Anime is over-saturated with shows about overpowered little girls, and as a result this show may be something you can overlook easily. Some people may not like this show because of the shift in tone in the second half, while others may be appalled by the enemies in the first half. It goes from action-adventure to calm and happy in just 5 episodes. It's like playing a video game, defeating the final boss in the middle of the game, and then aimlessly wondering around the rest of the time doing everyday chores. Sana is cute, but it's never really explained where she got her power from, or even what she is exactly other than “not human”. These things can be a good reason to give the show a pass, especially if you were never really into Alice in Wonderland references. Let's explore how deep the rabbit hole goes!

1. Confusing Powers

Powers feel unexplained throughout the series; some people having powers like summoning their dead husband’s arms, and some of us would maybe like an explanation. In franchises like X-men, it's a genetic anomaly that gives people their powers, and all the people in their canon know about “mutants”. In Alice to Zouruku no one seems to know about these powerful people, which seems highly improbable considering the amount of damage they can cause. Even the people that witness the “Dreams of Alice” seem to brush it off, and forget about it. Some of us get that Sana escaped a research facility, but there are others in the show who have never set foot in one (Hatori Shikishima). For some reason, it’s only made clear to everyone that these people exist in the last episode of the series, when they broadcast it on TV. Someone who possesses “Dreams of Alice” can summon a light crystal thing that grants their wishes, which is fine and all, it's just never fully explained.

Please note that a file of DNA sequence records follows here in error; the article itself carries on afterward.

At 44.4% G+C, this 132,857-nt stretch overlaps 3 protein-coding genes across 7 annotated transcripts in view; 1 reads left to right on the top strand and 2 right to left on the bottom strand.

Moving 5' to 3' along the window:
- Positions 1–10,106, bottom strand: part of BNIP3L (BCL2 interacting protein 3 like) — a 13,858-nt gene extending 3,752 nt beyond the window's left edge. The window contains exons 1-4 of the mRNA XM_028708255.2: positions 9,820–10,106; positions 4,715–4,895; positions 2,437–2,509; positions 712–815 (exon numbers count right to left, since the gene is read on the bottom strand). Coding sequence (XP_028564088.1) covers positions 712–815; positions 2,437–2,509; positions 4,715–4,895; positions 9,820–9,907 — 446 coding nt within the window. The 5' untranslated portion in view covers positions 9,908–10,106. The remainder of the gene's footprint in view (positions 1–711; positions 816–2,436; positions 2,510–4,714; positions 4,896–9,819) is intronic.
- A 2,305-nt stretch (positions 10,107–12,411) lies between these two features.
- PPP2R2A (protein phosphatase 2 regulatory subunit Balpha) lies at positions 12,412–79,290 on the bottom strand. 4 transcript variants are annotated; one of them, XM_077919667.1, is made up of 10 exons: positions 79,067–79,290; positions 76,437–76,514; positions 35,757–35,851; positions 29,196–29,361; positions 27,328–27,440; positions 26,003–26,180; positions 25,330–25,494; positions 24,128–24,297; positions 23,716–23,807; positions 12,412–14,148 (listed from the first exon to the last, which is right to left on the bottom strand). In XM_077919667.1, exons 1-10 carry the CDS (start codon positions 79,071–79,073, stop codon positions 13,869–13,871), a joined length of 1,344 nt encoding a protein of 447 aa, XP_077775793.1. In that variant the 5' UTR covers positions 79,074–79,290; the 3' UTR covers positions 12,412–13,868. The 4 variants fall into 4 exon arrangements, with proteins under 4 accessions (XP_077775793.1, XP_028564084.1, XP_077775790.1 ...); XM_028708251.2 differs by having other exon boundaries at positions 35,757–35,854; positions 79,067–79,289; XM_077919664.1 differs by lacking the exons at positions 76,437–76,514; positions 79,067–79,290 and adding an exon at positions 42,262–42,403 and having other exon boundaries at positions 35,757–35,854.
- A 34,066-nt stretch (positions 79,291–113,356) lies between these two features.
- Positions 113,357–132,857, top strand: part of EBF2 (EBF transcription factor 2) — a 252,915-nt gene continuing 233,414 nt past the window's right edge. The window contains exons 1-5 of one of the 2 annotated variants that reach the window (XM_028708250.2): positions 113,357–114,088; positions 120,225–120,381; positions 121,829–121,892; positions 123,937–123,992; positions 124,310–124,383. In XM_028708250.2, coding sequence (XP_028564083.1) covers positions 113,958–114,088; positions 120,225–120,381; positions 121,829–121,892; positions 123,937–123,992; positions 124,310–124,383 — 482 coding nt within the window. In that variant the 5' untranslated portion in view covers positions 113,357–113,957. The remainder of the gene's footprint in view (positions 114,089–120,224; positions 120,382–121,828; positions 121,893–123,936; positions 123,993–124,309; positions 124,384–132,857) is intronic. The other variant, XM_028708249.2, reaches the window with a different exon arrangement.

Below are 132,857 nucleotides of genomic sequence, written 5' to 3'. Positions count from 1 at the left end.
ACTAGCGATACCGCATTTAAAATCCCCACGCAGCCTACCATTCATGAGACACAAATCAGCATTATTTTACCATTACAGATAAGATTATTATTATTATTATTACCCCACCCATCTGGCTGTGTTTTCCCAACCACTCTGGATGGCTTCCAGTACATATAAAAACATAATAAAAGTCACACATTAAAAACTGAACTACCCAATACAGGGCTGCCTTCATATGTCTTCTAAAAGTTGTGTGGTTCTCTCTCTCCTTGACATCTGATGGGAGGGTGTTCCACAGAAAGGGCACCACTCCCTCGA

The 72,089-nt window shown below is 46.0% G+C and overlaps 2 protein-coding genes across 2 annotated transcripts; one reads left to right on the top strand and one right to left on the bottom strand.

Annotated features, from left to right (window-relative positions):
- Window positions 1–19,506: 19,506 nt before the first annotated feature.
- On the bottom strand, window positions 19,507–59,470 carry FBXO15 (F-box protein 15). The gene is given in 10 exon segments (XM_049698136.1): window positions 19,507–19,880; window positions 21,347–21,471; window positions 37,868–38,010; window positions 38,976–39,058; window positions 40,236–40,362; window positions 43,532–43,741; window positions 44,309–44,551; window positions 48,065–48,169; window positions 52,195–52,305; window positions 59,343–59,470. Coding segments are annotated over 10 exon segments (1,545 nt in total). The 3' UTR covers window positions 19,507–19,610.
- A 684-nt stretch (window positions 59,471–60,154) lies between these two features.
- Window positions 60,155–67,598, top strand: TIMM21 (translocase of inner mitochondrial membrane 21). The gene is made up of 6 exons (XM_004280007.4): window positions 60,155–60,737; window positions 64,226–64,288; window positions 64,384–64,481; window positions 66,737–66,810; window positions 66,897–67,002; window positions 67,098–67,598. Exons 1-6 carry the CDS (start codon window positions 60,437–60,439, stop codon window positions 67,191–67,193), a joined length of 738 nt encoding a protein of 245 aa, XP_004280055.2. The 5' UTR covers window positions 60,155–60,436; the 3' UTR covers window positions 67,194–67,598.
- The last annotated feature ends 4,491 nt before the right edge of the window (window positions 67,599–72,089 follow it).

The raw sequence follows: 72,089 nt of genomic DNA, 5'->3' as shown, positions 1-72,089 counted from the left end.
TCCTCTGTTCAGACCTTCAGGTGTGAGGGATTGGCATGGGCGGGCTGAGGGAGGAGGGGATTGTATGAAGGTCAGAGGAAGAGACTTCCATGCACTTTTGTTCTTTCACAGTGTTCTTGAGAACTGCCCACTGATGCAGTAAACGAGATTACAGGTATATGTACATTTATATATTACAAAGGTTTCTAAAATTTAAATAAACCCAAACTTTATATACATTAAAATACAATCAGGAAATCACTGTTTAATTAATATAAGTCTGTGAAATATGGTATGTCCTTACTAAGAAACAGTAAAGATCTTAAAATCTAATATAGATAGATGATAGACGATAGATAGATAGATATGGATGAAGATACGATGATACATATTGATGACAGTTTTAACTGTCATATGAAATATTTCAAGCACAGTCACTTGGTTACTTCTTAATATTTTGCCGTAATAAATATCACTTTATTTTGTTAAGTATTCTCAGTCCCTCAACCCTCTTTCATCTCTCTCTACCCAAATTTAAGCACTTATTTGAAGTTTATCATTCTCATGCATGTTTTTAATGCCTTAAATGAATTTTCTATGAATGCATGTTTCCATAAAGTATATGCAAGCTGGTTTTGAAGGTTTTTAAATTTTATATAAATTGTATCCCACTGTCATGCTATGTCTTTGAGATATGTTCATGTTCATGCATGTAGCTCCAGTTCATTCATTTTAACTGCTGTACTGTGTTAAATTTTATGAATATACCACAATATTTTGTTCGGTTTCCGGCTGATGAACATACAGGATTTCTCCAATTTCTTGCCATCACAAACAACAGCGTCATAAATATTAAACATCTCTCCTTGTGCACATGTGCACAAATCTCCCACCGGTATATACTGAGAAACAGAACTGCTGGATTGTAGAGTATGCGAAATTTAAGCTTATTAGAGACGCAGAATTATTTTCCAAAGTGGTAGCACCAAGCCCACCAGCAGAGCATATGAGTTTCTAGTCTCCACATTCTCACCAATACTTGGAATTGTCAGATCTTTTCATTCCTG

2. Who is the target audience?

The first five episodes of “Alice to Zouroku” play out like an action movie, or at the very least, like the show “Stranger Things” on Netflix. A girl with powers escapes a research facility, and seeks sanctuary, which is the starting point of both shows. However, there seems to be a tone shift in the second half of “Alice to Zouroku”. It plays out much more like a slice of life anime, which can be a bit jarring for the audience. With the sudden shift in tone, it can be hard to understand who this show is meant for. In the first half, Ichijou is a scary antagonist, and is more of a “PG-13” baddie. In the second half, there is very little conflict in the show, but when there is, it's due to Hatori Shikishima, who despite her flaws, isn't really a baddie. Hatori is like a “G” rated villain when compared to Ichijou. It's mostly a kid-friendly show, but most wouldn't say that it's all kid friendly.

3. You're tired of “Alice and Wonderland” references

Sana is known lovingly as “The Red Queen” by her friends in the show, and there are references to “Wonderland” throughout the show. Alice to Zouroku is not the first show to reference “Alice in Wonderland”, and probably won't be the last. Alice in Wonderland references are in things like the “Resident Evil” and “Matrix” movies to name two. Alice in Wonderland also has many remakes and reimaginings, like the one by Tim Burton, and “Through the Looking Glass”; also done by Tim Burton. Alice in Wonderland has a long history of being referenced, and some of us are sort of sick of hearing them. Thankfully, “Alice to Zouroku” is still tolerable, even with all the references.


Final Thoughts

Alice to Zouroku is well worth watching, seriously, go check it out if you haven't! While the series may be one half action-adventure, and one-half slice of life; it's a very upbeat and enjoyable show. With great power comes great responsibility, that's Sana in a nutshell (and Spider-man). If you like “Stranger Things” on Netflix, you’ll probably like this show too. Also, if anyone has powers like this in real life, some of us would like to be able to teleport to Hawaii for a vacation! So, feel free to leave a comment below; we'll get back to you, especially if you have powers!

Samuel Mackey

Writer

Author: Samuel Mackey

I was born in Colorado Springs. I found myself around friends who liked to play video games and watch anime. The first anime I saw was 'The Slayers' original TV series on VHS. I will be going for a bachelor's degree in 'Health Information Management' starting August 1, 2017. Recently, I moved to Washington State and I am in a town that has less than 2000 people.